Dalton Historical Commission Prepares for Hoose House Dig
|Above, a photograph of the historic Fitch-Hoose House from the 19th century. Left, the building before the back addition was removed and the lawn cut back.|
DALTON, Mass. — Preparations for the Fitch-Hoose House renovation continue to progress, with a walk-through scheduled for Wednesday, April 15, and discussions with archaeology teams under way.
At Tuesday's Historical Commission meeting, Chairman George White said he "[wishes] everyone could have seen the original Hoose House" when it was in its peak condition in the late 1800s.
Occupied by the African-American Hoose family from before the Civil War, the building had ties to the Underground Railroad. The Historical Commission is determined to restore it to as authentic a model as possible.
According to state regulations, their application for restoration only allows for "in kind" remodeling – which means no electricity or indoor plumbing.
"When the architects looked at this, they said we had to renovate this in kind, which means we'd have to find the same type of wood if we had to replace wood, and a stain that would match," said commission secretary Gail Pinna. "And if you go on 3rd street [in Pittsfield] and you see the Samuel Harrison House, it now has white siding; it's very 'new-looking.' Inside they have what I call 'Sherwin-Williams' wallpaper, because it's all washable.
"I know in the 1800s they had wallpaper, but it wasn't washable."
Floorboards at the Samuel Harrison House are also equipped with electrical outlets, and there are multiple restrooms – but because there are offices on the top floor, the zoning for the Harrison House is a bit different from Dalton's project.
"They did a beautiful job – it's just brand new," said Mary-Jane Caliento. The Dalton commission is hoping for an entirely authentic historical experience instead.
"Churchill Cotton [of Pittsfield] had a great deal to do with [the renovation of the Samuel Harrison House]. He took us on a tour of it one day, so we could see how their house looked – how we might want this one here to look," Pinna said.
"But 'ne'er the twain shall meet.'"
In planning their purely historical renovations, the Historical Commission finds grant funds to be necessary – though applying for them is turning out to be a time-consuming and complicated process.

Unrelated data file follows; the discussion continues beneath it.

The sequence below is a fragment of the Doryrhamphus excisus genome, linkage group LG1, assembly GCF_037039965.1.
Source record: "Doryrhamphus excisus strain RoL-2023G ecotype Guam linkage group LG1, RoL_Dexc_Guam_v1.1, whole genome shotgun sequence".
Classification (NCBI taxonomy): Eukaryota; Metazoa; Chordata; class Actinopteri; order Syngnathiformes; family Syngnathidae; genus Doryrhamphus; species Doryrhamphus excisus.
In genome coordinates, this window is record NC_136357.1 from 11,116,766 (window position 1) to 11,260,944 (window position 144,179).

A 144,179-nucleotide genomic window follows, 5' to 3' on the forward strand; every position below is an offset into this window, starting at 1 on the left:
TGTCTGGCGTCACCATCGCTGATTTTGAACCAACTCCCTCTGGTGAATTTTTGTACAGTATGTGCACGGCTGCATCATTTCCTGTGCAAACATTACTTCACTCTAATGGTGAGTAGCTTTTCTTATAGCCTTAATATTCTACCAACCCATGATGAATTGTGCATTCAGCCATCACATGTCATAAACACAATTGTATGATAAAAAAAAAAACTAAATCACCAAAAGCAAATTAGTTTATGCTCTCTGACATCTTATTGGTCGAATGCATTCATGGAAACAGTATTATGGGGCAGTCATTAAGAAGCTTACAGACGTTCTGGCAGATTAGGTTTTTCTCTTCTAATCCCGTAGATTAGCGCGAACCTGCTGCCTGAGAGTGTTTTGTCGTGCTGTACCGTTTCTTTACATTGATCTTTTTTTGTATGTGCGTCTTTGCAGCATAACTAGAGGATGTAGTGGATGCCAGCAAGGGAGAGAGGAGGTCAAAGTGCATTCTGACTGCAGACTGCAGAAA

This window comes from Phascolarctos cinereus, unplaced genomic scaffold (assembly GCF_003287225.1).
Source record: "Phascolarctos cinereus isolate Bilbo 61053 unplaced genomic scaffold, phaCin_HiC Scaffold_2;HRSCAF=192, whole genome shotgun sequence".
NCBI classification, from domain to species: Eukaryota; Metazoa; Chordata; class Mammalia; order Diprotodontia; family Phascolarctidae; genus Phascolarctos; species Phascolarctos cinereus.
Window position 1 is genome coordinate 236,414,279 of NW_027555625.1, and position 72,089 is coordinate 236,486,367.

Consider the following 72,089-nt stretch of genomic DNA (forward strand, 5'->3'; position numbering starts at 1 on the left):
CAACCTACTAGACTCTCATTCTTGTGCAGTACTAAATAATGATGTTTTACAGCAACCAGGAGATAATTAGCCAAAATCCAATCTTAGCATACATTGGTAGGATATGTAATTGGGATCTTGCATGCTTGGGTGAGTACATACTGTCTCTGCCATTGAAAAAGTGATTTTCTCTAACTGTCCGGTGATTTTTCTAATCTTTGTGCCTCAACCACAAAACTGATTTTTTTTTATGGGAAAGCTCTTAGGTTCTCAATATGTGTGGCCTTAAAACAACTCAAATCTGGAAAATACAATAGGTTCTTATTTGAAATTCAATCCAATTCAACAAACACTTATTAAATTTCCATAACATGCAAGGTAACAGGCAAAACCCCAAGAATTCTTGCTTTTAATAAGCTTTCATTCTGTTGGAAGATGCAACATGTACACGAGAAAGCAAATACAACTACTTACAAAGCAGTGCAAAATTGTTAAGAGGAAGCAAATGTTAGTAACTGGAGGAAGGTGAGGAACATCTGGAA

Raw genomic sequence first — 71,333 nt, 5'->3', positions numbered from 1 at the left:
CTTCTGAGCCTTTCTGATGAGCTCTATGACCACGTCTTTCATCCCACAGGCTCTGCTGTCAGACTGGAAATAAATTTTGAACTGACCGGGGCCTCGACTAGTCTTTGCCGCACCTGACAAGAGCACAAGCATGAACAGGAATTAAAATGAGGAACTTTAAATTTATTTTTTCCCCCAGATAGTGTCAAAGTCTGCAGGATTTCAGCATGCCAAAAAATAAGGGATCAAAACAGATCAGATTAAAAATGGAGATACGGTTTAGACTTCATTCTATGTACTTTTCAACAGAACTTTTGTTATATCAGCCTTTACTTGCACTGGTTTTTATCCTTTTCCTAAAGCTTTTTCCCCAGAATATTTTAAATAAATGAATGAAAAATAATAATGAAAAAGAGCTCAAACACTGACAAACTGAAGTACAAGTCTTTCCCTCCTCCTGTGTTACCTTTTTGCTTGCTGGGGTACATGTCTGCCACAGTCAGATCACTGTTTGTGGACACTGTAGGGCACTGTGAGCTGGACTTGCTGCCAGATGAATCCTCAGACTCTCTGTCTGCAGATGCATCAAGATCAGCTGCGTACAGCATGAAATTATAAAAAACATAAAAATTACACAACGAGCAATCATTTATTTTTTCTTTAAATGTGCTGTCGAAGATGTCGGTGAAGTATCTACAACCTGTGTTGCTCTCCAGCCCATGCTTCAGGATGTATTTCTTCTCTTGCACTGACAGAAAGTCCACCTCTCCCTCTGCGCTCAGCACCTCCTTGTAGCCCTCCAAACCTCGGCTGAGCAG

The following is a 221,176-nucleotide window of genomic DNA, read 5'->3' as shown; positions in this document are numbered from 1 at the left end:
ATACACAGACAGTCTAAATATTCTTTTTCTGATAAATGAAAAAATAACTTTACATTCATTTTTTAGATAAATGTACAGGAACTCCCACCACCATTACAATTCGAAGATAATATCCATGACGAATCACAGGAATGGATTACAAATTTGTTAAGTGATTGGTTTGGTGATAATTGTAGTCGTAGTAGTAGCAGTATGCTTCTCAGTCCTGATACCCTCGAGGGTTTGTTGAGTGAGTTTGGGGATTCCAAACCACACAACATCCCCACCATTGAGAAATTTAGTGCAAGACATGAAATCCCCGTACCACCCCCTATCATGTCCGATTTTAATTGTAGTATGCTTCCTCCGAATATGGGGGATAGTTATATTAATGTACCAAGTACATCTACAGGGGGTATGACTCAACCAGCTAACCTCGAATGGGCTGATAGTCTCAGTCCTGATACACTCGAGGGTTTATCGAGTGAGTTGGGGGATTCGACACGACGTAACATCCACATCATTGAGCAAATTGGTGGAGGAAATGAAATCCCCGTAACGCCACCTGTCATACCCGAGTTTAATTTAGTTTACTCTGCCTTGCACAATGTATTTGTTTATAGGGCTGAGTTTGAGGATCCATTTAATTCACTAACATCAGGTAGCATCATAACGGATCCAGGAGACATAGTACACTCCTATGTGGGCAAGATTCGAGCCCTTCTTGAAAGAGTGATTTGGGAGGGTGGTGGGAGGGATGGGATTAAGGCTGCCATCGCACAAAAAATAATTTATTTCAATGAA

The private Berkshire-based 1:1 matching grants they are pursuing are only guaranteeing $5,000 unless there is good cause to raise up to, potentially, $10,000. It received an initial boost of $180,000 in state grant funding last fall.
"You have to fill out an entry form to start off, that's the first step of the grant; and the project has to have a humanities scholar attached – must have a Ph.D in humanities," member Joyce White told the commission.
The commission is finding this second step to be an obstacle, but is going to first inquire at Berkshire Community College, and go from there. They recognize that hiring someone with an advanced degree to head up their project requires more up-front investing than they are prepared for - which White calls "problematic."
"Financially, it's not feasible," Pinna admits.
They will also need a budget proposal outlining the various steps to their project and estimated costs, dates of completion, and a midway report.
Though complex, grants are their only real source of funding at the moment.
According to commission members, the Samuel Harrison House "really incurred a lot of money; it was always in the paper. Businesses [and counselors] were giving them quite a bit of money. I haven't seen any businesses in Dalton step forward and say, 'Could you use something, would you like a few thousand?'" joked Caliento.
They are hoping for private donations from local business or history enthusiasts, but are not counting on that before diving into renovations.
April 15 marks the launch of the archaeological digs that will hopefully uncover some interesting artifacts from the Hoose House's heyday.
"Everybody back then had burn barrels ... they'd just use them until they disintegrated. They would just spread [the ashes] out on the lawn, so you never know what they'll find – chipped pieces of china" and other archaeological finds, said Pinna excitedly.
Caliento is looking forward to the walkthrough on that date because "all the contractors that are interested will be there" to examine the site and possibly bid for the opportunity to be a part of the project.
The other commission members are looking forward to being at the walkthrough just to observe – though White wondered how helpful that would be.
"[We'd say], I think you should dig over there!" he laughed, and the term "sidewalk superintendents" was suggested to more rounds of laughter.
While their attitude was high at the meeting, they haven't forgotten some of the hardships they've faced during the course of this venture: such as the time a large pile of bricks from the house were stolen.
"[We] cleaned the bricks – because we were going to use them – and piled them so nicely ... someone thought they looked very good and they took them. They were the original bricks that were on that house," Pinna recalled.
And considering their challenge of finding "in kind" materials to renovate this historical landmark, a theft of that magnitude was no small thing.
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